People are always on the lookout for new ways to lose weight. Low carbohydrate, high protein eating plans aren’t news. The Paleo, South Beach and Atkins diets all fit into that category. They are sometimes called ketogenic or ‘keto’ diets.
A true ketogenic diet however is different. Unlike other low carb diets, which focus on protein, a keto plan centers on fat, which supplies as much as 90% of daily calories. The keto diet forces the body to burn fats rather than carbohydrates. Normally, carbohydrates contained in foods such as grains, vegetables and fruit, are converted to glucose, which is then transported around the body. If little carbohydrates remain in the diet, the liver converts fat into small fuel molecules, fatty acids and ketone bodies, replacing glucose as an energy source. Because keto diets have such high fat requirements, followers must eat fat at each meal. In a daily 2,000 calorie diet that might look like 165 grams of fat, 40 grams of carbs, and 75 grams of protein.
The keto diet has a long history. It was developed way back in the 1920s and 30s when researchers found that an elevated level of ketone bodies in the blood helped reduce epileptic seizures in children. In recent years, interest in ketogenic diets was revived. Researchers and clinicians are using the keto diet in diverse areas of interest such as weight loss, diabetes, and sports performance enhancement.
Enter the carnivore diet. The new rage. It is the complete opposite of a vegan diet. It actually encourages people to eat animal foods. Whereas in other keto diets, some carbs are allowed, here we have no fruit, no vegetables. But all the burgers and rib eye steaks you can get your claws on. The carnivore diet has quite rightly become one of the most controversial diets to date. After all it goes against everything we have been taught so far, that a lot of meat eating is unhealthy and should be avoided. So, what does the research say?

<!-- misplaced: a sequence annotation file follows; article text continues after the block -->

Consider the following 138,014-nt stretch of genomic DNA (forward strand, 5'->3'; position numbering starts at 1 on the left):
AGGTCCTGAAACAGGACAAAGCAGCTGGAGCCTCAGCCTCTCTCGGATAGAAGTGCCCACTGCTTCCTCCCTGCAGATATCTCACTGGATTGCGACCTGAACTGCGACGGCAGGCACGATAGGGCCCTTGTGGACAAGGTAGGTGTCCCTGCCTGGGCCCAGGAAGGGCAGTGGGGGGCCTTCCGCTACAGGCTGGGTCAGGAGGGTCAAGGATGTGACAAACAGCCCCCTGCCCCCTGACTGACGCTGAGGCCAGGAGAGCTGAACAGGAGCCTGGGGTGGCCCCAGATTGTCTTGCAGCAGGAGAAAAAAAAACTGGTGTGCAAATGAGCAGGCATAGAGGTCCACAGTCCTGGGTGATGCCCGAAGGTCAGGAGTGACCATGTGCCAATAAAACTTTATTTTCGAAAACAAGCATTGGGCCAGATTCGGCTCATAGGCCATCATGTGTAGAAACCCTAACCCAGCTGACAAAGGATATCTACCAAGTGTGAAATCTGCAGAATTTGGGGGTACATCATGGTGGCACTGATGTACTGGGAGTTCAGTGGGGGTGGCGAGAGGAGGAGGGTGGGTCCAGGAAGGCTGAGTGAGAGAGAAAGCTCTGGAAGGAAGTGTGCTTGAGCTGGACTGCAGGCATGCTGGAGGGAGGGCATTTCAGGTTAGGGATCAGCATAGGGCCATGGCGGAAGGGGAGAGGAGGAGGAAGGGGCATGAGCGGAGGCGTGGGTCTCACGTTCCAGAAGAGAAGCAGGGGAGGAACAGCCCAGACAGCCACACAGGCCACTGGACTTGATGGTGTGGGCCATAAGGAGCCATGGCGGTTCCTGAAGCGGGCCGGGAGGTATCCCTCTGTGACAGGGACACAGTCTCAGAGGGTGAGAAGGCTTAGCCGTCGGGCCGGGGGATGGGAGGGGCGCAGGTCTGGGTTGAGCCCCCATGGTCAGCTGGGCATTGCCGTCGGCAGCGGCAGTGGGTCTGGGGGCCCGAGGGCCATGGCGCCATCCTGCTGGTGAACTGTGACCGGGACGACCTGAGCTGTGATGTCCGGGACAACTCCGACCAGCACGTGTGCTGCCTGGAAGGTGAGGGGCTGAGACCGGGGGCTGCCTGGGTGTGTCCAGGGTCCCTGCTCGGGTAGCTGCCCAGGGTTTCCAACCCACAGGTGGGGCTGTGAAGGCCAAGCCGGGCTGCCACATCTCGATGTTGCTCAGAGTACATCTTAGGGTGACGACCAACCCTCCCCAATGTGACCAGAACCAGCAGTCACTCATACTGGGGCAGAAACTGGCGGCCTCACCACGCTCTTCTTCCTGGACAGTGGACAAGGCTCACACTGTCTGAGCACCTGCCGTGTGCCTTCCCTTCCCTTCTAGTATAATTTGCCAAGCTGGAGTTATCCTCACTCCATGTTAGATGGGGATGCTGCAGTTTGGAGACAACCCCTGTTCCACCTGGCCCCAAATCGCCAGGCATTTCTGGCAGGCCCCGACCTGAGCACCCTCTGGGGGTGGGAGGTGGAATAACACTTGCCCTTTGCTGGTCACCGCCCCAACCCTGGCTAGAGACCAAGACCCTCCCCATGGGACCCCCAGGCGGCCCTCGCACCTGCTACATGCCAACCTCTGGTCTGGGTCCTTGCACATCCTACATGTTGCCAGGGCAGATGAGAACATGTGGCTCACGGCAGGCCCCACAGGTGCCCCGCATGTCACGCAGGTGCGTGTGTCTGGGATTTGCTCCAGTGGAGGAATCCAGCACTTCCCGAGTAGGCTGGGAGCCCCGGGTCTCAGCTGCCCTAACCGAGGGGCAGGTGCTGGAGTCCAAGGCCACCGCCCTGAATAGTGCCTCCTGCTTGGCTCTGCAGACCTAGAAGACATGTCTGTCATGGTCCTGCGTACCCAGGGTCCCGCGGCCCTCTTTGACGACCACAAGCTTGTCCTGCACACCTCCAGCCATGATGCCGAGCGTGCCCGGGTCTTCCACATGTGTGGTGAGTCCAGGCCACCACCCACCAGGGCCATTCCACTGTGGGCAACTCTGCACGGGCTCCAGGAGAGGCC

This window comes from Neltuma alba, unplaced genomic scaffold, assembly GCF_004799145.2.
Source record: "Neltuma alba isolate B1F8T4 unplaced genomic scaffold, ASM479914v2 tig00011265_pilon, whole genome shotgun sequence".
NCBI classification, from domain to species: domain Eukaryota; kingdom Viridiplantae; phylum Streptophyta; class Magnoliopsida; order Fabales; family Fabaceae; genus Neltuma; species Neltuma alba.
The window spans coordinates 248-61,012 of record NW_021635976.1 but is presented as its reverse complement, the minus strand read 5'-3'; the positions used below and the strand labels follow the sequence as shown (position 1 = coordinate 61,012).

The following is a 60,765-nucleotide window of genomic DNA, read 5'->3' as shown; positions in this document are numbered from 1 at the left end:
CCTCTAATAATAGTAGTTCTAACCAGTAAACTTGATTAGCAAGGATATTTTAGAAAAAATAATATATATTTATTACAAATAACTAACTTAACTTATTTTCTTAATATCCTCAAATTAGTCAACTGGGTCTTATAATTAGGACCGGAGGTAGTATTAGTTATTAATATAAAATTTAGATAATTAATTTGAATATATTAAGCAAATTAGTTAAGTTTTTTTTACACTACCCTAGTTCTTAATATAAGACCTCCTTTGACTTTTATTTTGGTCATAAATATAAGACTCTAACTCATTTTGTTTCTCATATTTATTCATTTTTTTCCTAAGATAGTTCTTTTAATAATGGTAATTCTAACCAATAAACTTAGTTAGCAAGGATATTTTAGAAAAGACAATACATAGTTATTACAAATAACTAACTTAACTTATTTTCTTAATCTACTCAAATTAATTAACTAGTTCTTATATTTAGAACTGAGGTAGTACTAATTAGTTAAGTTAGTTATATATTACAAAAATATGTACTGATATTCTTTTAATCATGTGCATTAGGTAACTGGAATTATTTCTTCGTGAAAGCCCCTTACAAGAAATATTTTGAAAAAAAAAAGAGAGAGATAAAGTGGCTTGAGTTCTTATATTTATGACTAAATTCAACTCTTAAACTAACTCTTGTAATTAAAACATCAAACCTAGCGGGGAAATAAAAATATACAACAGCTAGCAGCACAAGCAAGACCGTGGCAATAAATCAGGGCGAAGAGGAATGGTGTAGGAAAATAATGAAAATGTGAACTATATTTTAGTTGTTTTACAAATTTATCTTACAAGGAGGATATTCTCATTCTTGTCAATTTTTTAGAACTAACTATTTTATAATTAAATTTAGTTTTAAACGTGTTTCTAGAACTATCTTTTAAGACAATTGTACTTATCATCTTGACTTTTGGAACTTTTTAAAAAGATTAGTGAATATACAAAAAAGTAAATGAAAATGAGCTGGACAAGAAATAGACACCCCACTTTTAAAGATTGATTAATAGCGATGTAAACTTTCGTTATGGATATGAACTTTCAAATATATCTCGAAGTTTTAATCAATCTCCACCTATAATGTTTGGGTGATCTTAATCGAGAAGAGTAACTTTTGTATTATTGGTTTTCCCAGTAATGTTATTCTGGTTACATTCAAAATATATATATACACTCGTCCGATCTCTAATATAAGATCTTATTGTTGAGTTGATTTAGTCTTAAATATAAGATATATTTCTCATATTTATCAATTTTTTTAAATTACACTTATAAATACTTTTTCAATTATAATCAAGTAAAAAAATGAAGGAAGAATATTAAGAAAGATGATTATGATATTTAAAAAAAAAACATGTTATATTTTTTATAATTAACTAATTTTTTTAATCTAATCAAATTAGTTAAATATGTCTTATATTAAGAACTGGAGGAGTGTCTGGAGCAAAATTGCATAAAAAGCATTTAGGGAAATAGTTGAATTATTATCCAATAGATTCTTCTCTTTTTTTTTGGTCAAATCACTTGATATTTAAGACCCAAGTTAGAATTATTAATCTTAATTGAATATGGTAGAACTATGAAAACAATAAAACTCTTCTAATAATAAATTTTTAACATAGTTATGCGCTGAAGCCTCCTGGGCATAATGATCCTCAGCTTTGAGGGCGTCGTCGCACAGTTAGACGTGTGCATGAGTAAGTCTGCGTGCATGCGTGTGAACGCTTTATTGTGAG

According to Brian St Pierre, Director of Performance Nutrition, ‘plant foods aren’t absolutely necessary in the human diet. This doesn’t mean we shouldn’t eat plants but, from a nutrition standpoint, it isn’t vital that we do, at least for short term health’.
Shawn Baker is an orthopaedic surgeon, in his 50s, in great physical shape, having recently set two indoor rowing world records. Baker is the most famous advocate of the carnivore diet, claiming to have eaten only animal products, mainly ribeye steaks, for more than a year, while suffering no ill health effects and in fact greatly improving his physical shape.
While science has steered us away from heavy meat consumption and more towards a plant-based approach for optimal health, it seems that people who have adopted a carnivore way of eating have reported faster weight loss, higher testosterone, improved athletic performance, mental clarity and a healthier digestive system.
Another plus that proponents are citing is that ketogenic and carnivore diets are simple, relying heavily on fats and proteins as a source of energy. This means they are easy to follow. No need to worry about counting calories or timing meals or intermittent fasting.
Another question that comes to mind is how long do the effects of these diets last for? Kathy McManus, director of the Department of Nutrition at Harvard affiliated Brigham and Women’s Hospital warns that ‘we don’t know how they work in the long run’. Longitudinal studies have to be performed before we know more. Mc Manus further says that ‘eating a restrictive diet, no matter what the plan, is difficult to sustain. Once you resume a normal diet, the weight will likely return.’